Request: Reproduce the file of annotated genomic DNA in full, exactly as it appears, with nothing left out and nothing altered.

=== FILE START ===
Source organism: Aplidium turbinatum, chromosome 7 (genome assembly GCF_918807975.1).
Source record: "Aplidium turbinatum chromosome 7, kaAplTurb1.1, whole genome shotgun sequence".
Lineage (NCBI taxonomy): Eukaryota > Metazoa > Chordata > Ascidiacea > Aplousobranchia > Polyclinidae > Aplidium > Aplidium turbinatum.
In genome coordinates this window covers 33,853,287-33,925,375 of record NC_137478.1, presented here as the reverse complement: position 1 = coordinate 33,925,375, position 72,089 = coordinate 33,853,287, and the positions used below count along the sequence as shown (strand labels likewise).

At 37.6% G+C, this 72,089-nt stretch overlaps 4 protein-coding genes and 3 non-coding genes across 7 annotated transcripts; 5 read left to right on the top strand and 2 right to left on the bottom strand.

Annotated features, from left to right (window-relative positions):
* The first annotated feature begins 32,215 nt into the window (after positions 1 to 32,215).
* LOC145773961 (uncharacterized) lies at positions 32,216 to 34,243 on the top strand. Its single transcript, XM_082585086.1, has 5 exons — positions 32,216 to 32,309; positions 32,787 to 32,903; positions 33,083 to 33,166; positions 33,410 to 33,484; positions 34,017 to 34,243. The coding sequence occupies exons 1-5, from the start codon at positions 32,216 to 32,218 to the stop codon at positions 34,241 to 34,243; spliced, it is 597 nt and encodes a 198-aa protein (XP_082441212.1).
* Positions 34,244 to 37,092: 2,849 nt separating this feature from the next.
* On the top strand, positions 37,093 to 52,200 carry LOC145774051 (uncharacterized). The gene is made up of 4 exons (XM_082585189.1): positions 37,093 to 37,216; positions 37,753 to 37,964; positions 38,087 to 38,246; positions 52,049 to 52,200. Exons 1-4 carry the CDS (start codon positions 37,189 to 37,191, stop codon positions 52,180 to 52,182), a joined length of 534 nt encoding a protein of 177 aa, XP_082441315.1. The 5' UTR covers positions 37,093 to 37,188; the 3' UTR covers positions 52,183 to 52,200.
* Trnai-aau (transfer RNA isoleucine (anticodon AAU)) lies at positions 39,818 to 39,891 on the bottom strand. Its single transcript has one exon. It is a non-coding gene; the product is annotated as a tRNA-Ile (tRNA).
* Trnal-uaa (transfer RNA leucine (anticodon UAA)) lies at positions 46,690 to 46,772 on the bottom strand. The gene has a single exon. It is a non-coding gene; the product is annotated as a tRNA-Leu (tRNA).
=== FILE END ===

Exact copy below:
Source organism: Aplidium turbinatum, chromosome 7 (genome assembly GCF_918807975.1).
Source record: "Aplidium turbinatum chromosome 7, kaAplTurb1.1, whole genome shotgun sequence".
Lineage (NCBI taxonomy): Eukaryota > Metazoa > Chordata > Ascidiacea > Aplousobranchia > Polyclinidae > Aplidium > Aplidium turbinatum.
In genome coordinates this window covers 33,853,287-33,925,375 of record NC_137478.1, presented here as the reverse complement: position 1 = coordinate 33,925,375, position 72,089 = coordinate 33,853,287, and the positions used below count along the sequence as shown (strand labels likewise).

At 37.6% G+C, this 72,089-nt stretch overlaps 4 protein-coding genes and 3 non-coding genes across 7 annotated transcripts; 5 read left to right on the top strand and 2 right to left on the bottom strand.

Annotated features, from left to right (window-relative positions):
* The first annotated feature begins 32,215 nt into the window (after positions 1 to 32,215).
* LOC145773961 (uncharacterized) lies at positions 32,216 to 34,243 on the top strand. Its single transcript, XM_082585086.1, has 5 exons — positions 32,216 to 32,309; positions 32,787 to 32,903; positions 33,083 to 33,166; positions 33,410 to 33,484; positions 34,017 to 34,243. The coding sequence occupies exons 1-5, from the start codon at positions 32,216 to 32,218 to the stop codon at positions 34,241 to 34,243; spliced, it is 597 nt and encodes a 198-aa protein (XP_082441212.1).
* Positions 34,244 to 37,092: 2,849 nt separating this feature from the next.
* On the top strand, positions 37,093 to 52,200 carry LOC145774051 (uncharacterized). The gene is made up of 4 exons (XM_082585189.1): positions 37,093 to 37,216; positions 37,753 to 37,964; positions 38,087 to 38,246; positions 52,049 to 52,200. Exons 1-4 carry the CDS (start codon positions 37,189 to 37,191, stop codon positions 52,180 to 52,182), a joined length of 534 nt encoding a protein of 177 aa, XP_082441315.1. The 5' UTR covers positions 37,093 to 37,188; the 3' UTR covers positions 52,183 to 52,200.
* Trnai-aau (transfer RNA isoleucine (anticodon AAU)) lies at positions 39,818 to 39,891 on the bottom strand. Its single transcript has one exon. It is a non-coding gene; the product is annotated as a tRNA-Ile (tRNA).
* Trnal-uaa (transfer RNA leucine (anticodon UAA)) lies at positions 46,690 to 46,772 on the bottom strand. The gene has a single exon. It is a non-coding gene; the product is annotated as a tRNA-Leu (tRNA).